Tansy Undercrypt
Author, Illustrator, Purveyor of Doom & Whimsy


January 10th 2018 in Microfiction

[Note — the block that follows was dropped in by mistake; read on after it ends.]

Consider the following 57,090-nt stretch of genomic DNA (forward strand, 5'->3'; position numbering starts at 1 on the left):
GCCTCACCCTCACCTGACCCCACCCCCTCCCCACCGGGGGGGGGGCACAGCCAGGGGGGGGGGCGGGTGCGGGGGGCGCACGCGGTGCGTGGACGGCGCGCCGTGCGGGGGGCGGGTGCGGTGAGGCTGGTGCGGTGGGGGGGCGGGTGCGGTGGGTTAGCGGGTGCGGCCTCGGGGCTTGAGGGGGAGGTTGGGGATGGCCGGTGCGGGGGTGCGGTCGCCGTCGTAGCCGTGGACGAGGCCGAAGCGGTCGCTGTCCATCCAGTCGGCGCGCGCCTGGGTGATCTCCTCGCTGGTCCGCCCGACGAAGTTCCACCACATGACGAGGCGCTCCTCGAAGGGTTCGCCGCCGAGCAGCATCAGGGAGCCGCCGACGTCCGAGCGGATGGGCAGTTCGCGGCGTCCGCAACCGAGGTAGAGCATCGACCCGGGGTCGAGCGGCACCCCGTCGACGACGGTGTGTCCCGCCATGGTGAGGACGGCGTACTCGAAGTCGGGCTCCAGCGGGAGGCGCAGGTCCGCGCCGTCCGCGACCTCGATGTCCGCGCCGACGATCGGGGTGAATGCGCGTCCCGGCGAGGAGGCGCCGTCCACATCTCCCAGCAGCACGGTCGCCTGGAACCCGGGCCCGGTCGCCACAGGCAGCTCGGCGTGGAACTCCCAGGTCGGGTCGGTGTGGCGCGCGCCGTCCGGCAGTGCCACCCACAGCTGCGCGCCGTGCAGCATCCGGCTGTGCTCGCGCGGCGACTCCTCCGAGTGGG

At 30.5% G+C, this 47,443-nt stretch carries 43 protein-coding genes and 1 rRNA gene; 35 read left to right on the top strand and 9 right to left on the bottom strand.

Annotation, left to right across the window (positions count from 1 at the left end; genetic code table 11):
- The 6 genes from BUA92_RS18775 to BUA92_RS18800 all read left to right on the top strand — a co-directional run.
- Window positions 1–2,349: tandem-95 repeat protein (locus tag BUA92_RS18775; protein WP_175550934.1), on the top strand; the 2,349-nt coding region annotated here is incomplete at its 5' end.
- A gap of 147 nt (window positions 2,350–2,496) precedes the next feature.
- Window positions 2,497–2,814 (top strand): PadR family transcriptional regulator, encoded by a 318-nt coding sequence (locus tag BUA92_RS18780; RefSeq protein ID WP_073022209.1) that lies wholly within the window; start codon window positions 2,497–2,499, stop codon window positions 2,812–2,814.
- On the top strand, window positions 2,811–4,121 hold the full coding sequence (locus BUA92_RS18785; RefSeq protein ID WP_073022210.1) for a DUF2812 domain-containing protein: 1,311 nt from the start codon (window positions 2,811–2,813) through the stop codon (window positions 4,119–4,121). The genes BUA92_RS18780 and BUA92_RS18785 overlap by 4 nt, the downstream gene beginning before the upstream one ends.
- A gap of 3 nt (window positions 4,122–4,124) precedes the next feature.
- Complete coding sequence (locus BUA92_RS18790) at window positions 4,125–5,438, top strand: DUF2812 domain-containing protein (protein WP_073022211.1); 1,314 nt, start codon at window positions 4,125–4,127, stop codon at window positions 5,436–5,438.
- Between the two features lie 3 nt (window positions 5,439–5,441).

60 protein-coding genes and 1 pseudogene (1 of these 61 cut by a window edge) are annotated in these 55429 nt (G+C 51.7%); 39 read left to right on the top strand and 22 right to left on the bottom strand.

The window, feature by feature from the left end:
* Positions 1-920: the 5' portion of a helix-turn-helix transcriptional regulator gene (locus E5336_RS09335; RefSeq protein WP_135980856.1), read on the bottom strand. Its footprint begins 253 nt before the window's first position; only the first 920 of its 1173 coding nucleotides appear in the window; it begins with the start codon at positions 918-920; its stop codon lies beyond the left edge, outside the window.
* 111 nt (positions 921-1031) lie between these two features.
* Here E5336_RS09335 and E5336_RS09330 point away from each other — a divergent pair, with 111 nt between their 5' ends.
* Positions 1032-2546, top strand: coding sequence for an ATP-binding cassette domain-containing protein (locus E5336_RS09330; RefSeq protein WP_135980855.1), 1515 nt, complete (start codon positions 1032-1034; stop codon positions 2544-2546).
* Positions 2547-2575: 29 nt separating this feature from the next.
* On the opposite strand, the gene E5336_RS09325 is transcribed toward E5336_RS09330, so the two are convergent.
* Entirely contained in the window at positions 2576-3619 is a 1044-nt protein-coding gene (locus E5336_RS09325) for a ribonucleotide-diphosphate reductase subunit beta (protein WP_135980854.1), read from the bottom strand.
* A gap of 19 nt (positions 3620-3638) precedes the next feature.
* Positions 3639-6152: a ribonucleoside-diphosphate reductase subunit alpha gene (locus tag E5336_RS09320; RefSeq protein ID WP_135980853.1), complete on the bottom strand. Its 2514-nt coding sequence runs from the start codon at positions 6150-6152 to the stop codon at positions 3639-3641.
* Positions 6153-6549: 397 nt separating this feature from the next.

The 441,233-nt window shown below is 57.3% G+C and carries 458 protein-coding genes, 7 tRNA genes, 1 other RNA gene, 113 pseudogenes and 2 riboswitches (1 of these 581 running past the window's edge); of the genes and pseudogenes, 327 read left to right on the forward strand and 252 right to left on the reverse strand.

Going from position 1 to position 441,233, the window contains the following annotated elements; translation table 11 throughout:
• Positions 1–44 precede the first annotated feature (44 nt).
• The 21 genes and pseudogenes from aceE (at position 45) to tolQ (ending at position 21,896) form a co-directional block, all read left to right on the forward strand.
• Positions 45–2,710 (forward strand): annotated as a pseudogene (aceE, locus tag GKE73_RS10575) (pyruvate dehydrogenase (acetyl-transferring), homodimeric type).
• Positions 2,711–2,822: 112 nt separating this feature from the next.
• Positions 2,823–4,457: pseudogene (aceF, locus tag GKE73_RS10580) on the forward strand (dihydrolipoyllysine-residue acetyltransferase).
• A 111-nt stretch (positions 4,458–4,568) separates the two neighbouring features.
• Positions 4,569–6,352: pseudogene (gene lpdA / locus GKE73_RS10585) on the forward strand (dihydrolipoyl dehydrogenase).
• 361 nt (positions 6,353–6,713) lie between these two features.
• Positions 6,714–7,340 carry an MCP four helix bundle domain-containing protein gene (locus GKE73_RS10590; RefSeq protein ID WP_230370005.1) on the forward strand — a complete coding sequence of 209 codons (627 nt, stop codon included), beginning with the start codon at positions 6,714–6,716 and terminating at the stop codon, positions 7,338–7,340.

An old man’s voice answered his knock. “May I help you?” “Winston Felty,” Clarence replied, “I know that you are responsible for healthcare in this country; I’ve come to meet with you and arrive at a solution to my situation.” A dry chuckle came back, followed by the sound of locks being undone. Clarence looked at the house with its peeling paint, cracked cement steps, and sagging roof; for a moment, it was all so surreal that he doubted his sanity. A handsome man in an impeccable suit opened the door to an incredibly modern and posh interior with marble tables and Italian leather furniture. “Come in,” Felty said, stepping back from the voice calibrator. “Would you like a coffee? Tea? Wine or something stronger?” “Uh … no, thanks,” Clarence whispered, trying to get his bearings, allowing Felty to guide him over to a large chair in front of the fireplace. “And how did you find me?” Felty asked, grinning and pouring himself a scotch. “I called every number, tried every option on every menu, filled out every form (a thousand times), and kept every appointment where the next person I needed to speak with was vaguely identified. I’ve searched for over 20 years.” “Tenacious,” Felty pronounced. “Impressive. You’re here about your massive hospital debt, yes?” “Yes, that’s right,” Clarence said, watching Felty project his personal and financial history onto the main wall in the living room (with no visible computer at hand). “Forgiven,” Felty said, erasing all of the codes and the amounts attached to them. “You can just … you can just do that?” Clarence said, shock, relief, and anger rushing in at the same time. “I can,” Felty answered steadily, “and I do, for those who make it all of the way here.” Clarence swallowed hard. “You are a fucking bastard.” Felty nodded slightly, looking amused, and then disappeared – his three dimensional avatar timing out. Clarence’s chair tipped him back, dropped into the floor, moved forward, and deposited him into a shoot that spit him out on the side lawn. Looking up, Clarence saw an old McDonald’s sign, tipped over on its side in a jumble of other rusting antiques. The “Over _ Served!” line flipped from 10 to 11.

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